شناخت اثرات رفاهی سیاست بیمه بیکاری در تعادل عمومی
|کد مقاله||سال انتشار||مقاله انگلیسی||ترجمه فارسی||تعداد کلمات|
|25925||2013||22 صفحه PDF||سفارش دهید||محاسبه نشده|
Publisher : Elsevier - Science Direct (الزویر - ساینس دایرکت)
Journal : Journal of Macroeconomics, Volume 38, Part B, December 2013, Pages 347–368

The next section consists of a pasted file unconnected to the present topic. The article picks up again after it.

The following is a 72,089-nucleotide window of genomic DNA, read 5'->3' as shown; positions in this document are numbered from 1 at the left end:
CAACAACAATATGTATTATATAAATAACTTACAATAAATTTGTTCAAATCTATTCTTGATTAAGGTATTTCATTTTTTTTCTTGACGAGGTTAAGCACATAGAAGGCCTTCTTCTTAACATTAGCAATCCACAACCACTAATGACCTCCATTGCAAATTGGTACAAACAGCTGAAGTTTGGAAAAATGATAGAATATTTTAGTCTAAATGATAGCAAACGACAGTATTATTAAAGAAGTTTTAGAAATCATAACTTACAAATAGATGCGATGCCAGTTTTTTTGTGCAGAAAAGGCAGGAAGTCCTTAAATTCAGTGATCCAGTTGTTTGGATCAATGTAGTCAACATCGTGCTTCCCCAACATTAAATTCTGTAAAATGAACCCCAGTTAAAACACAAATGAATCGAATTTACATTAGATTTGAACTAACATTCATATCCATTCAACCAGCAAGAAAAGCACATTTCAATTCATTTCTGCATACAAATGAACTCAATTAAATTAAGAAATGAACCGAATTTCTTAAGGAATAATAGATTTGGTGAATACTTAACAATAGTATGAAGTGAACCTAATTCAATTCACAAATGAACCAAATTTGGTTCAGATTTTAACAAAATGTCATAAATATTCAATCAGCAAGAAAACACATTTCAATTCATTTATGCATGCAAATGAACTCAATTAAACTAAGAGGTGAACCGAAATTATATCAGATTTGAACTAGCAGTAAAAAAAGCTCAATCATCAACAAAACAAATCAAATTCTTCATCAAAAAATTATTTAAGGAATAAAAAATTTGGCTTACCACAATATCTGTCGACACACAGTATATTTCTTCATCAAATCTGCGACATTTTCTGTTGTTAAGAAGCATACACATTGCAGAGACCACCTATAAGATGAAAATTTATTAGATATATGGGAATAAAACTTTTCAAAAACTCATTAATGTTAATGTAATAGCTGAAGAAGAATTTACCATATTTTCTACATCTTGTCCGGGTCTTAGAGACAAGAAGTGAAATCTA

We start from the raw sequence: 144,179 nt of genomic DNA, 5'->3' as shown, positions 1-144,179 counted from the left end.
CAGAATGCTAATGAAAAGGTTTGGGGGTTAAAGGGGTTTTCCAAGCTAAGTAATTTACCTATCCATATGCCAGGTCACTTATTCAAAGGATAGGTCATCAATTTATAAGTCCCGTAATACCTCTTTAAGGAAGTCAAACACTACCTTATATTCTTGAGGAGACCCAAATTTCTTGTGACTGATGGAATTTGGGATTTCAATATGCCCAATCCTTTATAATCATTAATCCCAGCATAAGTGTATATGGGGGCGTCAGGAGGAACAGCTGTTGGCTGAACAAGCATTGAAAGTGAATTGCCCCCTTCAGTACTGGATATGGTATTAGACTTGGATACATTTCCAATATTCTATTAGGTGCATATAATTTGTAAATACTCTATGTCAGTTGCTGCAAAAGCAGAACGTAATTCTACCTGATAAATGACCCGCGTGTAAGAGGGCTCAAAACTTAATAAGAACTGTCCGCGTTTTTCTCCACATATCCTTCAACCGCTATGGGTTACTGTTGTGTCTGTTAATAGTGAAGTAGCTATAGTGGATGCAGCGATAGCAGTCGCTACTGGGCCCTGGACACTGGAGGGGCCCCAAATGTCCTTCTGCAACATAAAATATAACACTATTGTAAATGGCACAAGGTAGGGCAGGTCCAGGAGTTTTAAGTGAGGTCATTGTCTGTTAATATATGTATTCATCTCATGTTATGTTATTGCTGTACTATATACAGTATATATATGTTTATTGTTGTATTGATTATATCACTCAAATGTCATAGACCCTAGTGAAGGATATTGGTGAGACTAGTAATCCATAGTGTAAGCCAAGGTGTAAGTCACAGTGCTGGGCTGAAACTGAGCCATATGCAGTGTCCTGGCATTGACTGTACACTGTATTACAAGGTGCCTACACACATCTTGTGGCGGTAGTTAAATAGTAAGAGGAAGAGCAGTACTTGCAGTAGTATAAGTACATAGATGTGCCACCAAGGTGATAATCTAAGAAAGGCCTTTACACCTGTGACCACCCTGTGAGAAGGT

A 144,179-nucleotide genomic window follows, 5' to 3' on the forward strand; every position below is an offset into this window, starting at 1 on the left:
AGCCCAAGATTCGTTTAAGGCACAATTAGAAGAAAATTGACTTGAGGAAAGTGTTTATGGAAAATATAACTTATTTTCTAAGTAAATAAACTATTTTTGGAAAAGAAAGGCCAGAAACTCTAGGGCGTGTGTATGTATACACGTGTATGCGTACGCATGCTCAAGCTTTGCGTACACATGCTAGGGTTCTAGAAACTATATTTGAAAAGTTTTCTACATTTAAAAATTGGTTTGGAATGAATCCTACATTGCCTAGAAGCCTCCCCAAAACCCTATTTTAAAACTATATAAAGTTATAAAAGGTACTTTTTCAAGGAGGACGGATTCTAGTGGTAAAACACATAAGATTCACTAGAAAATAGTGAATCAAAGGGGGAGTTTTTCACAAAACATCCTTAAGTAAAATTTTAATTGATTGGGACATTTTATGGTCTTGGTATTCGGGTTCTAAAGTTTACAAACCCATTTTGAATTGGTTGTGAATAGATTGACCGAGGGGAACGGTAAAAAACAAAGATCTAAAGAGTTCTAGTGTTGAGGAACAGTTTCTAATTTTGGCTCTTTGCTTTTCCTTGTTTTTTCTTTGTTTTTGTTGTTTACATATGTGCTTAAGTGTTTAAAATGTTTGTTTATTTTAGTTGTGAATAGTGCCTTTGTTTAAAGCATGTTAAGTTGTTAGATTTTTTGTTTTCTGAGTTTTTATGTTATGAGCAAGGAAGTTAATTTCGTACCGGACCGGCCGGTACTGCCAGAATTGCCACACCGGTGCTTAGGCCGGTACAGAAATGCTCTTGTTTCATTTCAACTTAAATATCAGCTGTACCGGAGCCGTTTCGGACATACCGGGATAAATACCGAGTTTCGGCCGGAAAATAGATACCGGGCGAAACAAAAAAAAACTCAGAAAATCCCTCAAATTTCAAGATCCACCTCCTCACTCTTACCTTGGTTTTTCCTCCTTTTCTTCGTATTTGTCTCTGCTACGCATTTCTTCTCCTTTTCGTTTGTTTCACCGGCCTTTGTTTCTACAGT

This paper analyzes the welfare effects of unemployment insurance reforms in a general equilibrium incomplete market model. In particular, it decomposes the total welfare effect for each individual into different factors. I consider a model where the consumers face an uninsurable unemployment risk, can save in an interest-bearing asset, and are subject to a borrowing constraint. The labor market is modeled using a Diamond–Mortensen–Pissarides style search and matching model. The decomposition exercises reveal how each factor contributes to the heterogeneity of welfare effects among different consumers.